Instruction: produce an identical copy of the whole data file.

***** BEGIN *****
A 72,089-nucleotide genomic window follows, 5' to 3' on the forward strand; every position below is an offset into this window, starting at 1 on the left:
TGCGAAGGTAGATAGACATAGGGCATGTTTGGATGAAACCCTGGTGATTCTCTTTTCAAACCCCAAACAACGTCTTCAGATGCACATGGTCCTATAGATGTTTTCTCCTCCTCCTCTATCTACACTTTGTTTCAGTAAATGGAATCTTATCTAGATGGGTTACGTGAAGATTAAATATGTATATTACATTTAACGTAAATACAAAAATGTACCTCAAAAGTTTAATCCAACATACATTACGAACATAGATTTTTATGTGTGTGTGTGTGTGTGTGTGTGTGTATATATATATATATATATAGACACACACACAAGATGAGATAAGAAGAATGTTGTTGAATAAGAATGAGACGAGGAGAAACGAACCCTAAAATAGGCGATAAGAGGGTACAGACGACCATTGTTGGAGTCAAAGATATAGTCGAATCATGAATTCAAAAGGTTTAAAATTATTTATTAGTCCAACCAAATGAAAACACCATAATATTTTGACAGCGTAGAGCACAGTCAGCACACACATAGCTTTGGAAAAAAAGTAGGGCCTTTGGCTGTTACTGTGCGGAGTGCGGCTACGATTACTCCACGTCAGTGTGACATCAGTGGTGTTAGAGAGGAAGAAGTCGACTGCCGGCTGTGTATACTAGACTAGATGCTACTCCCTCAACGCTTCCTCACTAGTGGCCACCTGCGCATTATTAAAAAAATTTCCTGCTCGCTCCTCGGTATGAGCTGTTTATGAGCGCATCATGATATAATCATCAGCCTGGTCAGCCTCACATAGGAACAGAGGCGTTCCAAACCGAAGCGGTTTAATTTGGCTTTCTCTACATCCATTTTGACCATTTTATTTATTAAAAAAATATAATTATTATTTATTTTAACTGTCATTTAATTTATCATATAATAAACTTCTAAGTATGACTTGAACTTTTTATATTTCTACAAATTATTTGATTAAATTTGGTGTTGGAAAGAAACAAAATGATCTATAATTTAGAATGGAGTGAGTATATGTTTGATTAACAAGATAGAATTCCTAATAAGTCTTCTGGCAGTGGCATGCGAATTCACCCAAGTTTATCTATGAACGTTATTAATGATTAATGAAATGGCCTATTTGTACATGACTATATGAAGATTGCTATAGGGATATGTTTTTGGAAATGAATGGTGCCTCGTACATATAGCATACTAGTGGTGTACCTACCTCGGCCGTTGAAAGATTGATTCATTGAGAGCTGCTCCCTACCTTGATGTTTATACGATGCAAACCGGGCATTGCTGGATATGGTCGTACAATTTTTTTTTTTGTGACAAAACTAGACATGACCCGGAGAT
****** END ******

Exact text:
A 72,089-nucleotide genomic window follows, 5' to 3' on the forward strand; every position below is an offset into this window, starting at 1 on the left:
TGCGAAGGTAGATAGACATAGGGCATGTTTGGATGAAACCCTGGTGATTCTCTTTTCAAACCCCAAACAACGTCTTCAGATGCACATGGTCCTATAGATGTTTTCTCCTCCTCCTCTATCTACACTTTGTTTCAGTAAATGGAATCTTATCTAGATGGGTTACGTGAAGATTAAATATGTATATTACATTTAACGTAAATACAAAAATGTACCTCAAAAGTTTAATCCAACATACATTACGAACATAGATTTTTATGTGTGTGTGTGTGTGTGTGTGTGTGTATATATATATATATATATAGACACACACACAAGATGAGATAAGAAGAATGTTGTTGAATAAGAATGAGACGAGGAGAAACGAACCCTAAAATAGGCGATAAGAGGGTACAGACGACCATTGTTGGAGTCAAAGATATAGTCGAATCATGAATTCAAAAGGTTTAAAATTATTTATTAGTCCAACCAAATGAAAACACCATAATATTTTGACAGCGTAGAGCACAGTCAGCACACACATAGCTTTGGAAAAAAAGTAGGGCCTTTGGCTGTTACTGTGCGGAGTGCGGCTACGATTACTCCACGTCAGTGTGACATCAGTGGTGTTAGAGAGGAAGAAGTCGACTGCCGGCTGTGTATACTAGACTAGATGCTACTCCCTCAACGCTTCCTCACTAGTGGCCACCTGCGCATTATTAAAAAAATTTCCTGCTCGCTCCTCGGTATGAGCTGTTTATGAGCGCATCATGATATAATCATCAGCCTGGTCAGCCTCACATAGGAACAGAGGCGTTCCAAACCGAAGCGGTTTAATTTGGCTTTCTCTACATCCATTTTGACCATTTTATTTATTAAAAAAATATAATTATTATTTATTTTAACTGTCATTTAATTTATCATATAATAAACTTCTAAGTATGACTTGAACTTTTTATATTTCTACAAATTATTTGATTAAATTTGGTGTTGGAAAGAAACAAAATGATCTATAATTTAGAATGGAGTGAGTATATGTTTGATTAACAAGATAGAATTCCTAATAAGTCTTCTGGCAGTGGCATGCGAATTCACCCAAGTTTATCTATGAACGTTATTAATGATTAATGAAATGGCCTATTTGTACATGACTATATGAAGATTGCTATAGGGATATGTTTTTGGAAATGAATGGTGCCTCGTACATATAGCATACTAGTGGTGTACCTACCTCGGCCGTTGAAAGATTGATTCATTGAGAGCTGCTCCCTACCTTGATGTTTATACGATGCAAACCGGGCATTGCTGGATATGGTCGTACAATTTTTTTTTTTGTGACAAAACTAGACATGACCCGGAGAT